38. The at least one computer-readable media storing computer program of claim 36, wherein the method further comprises:
limiting candidate snapshots to those that change exactly one link weight.
39. The at least one computer-readable media storing computer program of claim 37, wherein ordering the candidate snapshots based upon the amount of network traffic information each snapshot is likely to provide comprises a ranking function that provides a measure of the number of origin-destination node pairs that would become well known using the snapshot, a node pair being well known if traffic between that node pair is shifted to a different shortest path route so as to permit the traffic between the node pair to be measured exactly, and the amount of other network traffic information that would be obtained using the snapshot, the ranking function comprising:
M hi = p t Γ hi ( 1 / ( Bm hi ( p t ) + 1 ) ) w hi : ( l h , w hi ) S ,
wherein:
B is a large factor;
the snapshot changes the link weight on link lh;
the prior weight of link lh is wh;
the new weight of link lh is whi=wh+Δwh(pi);
Γhi is the set of origin-destination node pairs whose routing is affected by link changing the weight of link lhi;
an origin-destination node pair whose routing is affected by changing the weight of link lh is pt;
Rhi(pt) is the set of new links along the shortest path route between origin-destination node pair pt;
βhi(p) is a binary variable equal to one if node pair pt uses link lh and that is equal to zero if node pair pt does not use link lh after the link weight change; and
the ambiguity of pt after a weight change is:
m hi ( p t ) = min l h R hi p Γ hi / p t β hi ( p ) w hi : ( l h , w hi ) S .
40. The at least one computer-readable media storing computer program of claim 38, wherein ordering the candidate snapshots based upon the amount of network traffic information each snapshot is likely to provide comprises a ranking function that provide4s a measure of the number of origin-destination node pairs that would become well known using the snapshot, a node pair being well known if traffic between that node pair is shifted to a different shortest path route so as to permit the traffic between the node pair to be measured exactly, and the amount of other network traffic information that would be obtained using the snapshot, the ranking function comprising:
M hi = p t Γ hi ( 1 / ( Bm hi ( p t ) + 1 ) ) w hi : ( l h , w hi ) S ,
wherein:
B is a large factor;
the snapshot changes the link weight on link lh;
the prior weight of link lh is wh;
the new weight of link lh is whi=wh+Δwh(pi);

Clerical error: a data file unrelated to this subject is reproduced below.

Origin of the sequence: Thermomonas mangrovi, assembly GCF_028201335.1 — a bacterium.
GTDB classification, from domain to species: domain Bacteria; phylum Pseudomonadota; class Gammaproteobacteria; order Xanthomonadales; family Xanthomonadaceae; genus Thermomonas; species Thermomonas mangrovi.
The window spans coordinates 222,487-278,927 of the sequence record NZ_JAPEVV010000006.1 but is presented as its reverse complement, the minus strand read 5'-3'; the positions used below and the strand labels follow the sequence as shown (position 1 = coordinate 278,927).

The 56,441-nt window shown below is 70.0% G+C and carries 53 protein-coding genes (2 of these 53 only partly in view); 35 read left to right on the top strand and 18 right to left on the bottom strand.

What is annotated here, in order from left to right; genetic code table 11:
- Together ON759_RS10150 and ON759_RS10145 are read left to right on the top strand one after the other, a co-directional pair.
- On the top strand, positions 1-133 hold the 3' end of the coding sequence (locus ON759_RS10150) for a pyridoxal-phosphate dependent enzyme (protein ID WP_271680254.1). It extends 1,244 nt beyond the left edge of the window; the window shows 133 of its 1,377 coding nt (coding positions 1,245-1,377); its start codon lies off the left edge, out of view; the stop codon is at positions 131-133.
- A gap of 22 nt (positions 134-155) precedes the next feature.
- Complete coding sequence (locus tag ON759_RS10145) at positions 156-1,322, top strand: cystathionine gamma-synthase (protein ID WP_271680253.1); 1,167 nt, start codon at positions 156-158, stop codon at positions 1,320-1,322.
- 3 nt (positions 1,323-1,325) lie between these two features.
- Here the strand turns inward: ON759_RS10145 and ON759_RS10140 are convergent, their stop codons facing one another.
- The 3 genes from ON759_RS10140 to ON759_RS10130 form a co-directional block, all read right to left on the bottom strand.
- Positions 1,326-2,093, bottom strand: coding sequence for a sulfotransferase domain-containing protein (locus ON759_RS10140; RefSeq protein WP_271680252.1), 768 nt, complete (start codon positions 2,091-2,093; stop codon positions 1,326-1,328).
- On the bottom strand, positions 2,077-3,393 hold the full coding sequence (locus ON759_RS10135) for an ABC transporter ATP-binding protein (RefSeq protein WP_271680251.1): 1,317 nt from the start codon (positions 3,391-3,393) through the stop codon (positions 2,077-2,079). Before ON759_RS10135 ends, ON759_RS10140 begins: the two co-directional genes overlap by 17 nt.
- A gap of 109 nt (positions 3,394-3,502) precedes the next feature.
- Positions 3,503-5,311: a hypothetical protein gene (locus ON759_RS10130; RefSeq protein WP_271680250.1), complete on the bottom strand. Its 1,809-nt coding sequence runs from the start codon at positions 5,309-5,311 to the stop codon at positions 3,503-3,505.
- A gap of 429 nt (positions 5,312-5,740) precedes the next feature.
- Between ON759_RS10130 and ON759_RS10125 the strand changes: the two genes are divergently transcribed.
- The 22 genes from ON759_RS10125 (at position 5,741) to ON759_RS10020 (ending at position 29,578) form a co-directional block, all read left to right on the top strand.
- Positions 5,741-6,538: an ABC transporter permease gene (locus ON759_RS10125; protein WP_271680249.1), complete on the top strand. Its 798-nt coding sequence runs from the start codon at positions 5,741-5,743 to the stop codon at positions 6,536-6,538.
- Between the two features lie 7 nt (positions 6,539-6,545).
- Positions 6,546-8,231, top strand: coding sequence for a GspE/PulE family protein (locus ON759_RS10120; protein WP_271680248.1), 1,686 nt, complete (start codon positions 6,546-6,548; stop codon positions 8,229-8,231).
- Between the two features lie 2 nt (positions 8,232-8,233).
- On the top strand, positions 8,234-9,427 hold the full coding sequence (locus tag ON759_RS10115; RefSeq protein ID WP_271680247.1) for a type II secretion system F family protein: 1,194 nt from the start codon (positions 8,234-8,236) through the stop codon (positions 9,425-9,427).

Γhi is the set of origin-destination node pairs whose routing is affected by changing the weight of link lhi;
an origin-destination node pair whose routing is affected by changing the weight of link lh is pt;
Rhi(pt) is the set of new links along the shortest path route between origin-destination node pair pt;
βhi(p) is a binary variable equal to one if node pair pt uses link lh and that is equal to zero if node pair pt does not use link lh after the link weight change; and
the ambiguity of pt after a weight change is:
m hi ( p t ) = min l h R hi p Γ hi / p t β hi ( p ) w hi : ( l h , w hi ) S .
41. The at least one computer-readable media storing computer program of claim 39, wherein the method further comprises:
if none of the candidate snapshots will make the IP network's routing matrix full rank, expanding the candidate snapshots, expanding the candidate snapshots comprising:
expanding the candidate snapshots to include candidate snapshots that alter the weights of two adjacent links; and
repeating the steps of ordering the candidate snapshots and evaluating the candidate snapshots in order using the expanded candidate snapshots.
42. The at least one computer-readable media storing computer program of claim 40, wherein the method further comprises:
if none of the candidate snapshots will make the IP network's routing matrix full rank, expanding the candidate snapshots, expanding the candidate snapshots comprising:
expanding the candidate snapshots to include candidate snapshots that alter the weights of two adjacent links; and
repeating the steps of ordering the candidate snapshots and evaluating the candidate snapshots in order using the expanded candidate snapshots.
43. The at least one computer-readable media storing computer program of claim 41, wherein the method further comprises:
if none of the candidate snapshots will make the IP network's routing matrix full rank, further expanding the candidate snapshots, further expanding the candidate snapshots comprising:
further expanding the candidate snapshots to include snapshots that alter the weights of three links forming a triangle in the IP network; and
repeating the steps of ordering the candidate snapshots and evaluating the candidate snapshots in order using the expanded candidate snapshots.
44. The at least one computer-readable media storing computer program of claim 42, wherein the method further comprises:
if none of the candidate snapshot will make the IP network's routing matrix full rank, further expanding the candidate snapshots, further expanding the candidate snapshots comprising:
further expanding the candidate snapshots to include snapshots that alter the weights of three links forming a triangle in the IP network; and
repeating the steps of ordering the candidate snapshots and evaluating the candidate snapshots in order using the expanded candidate snapshots.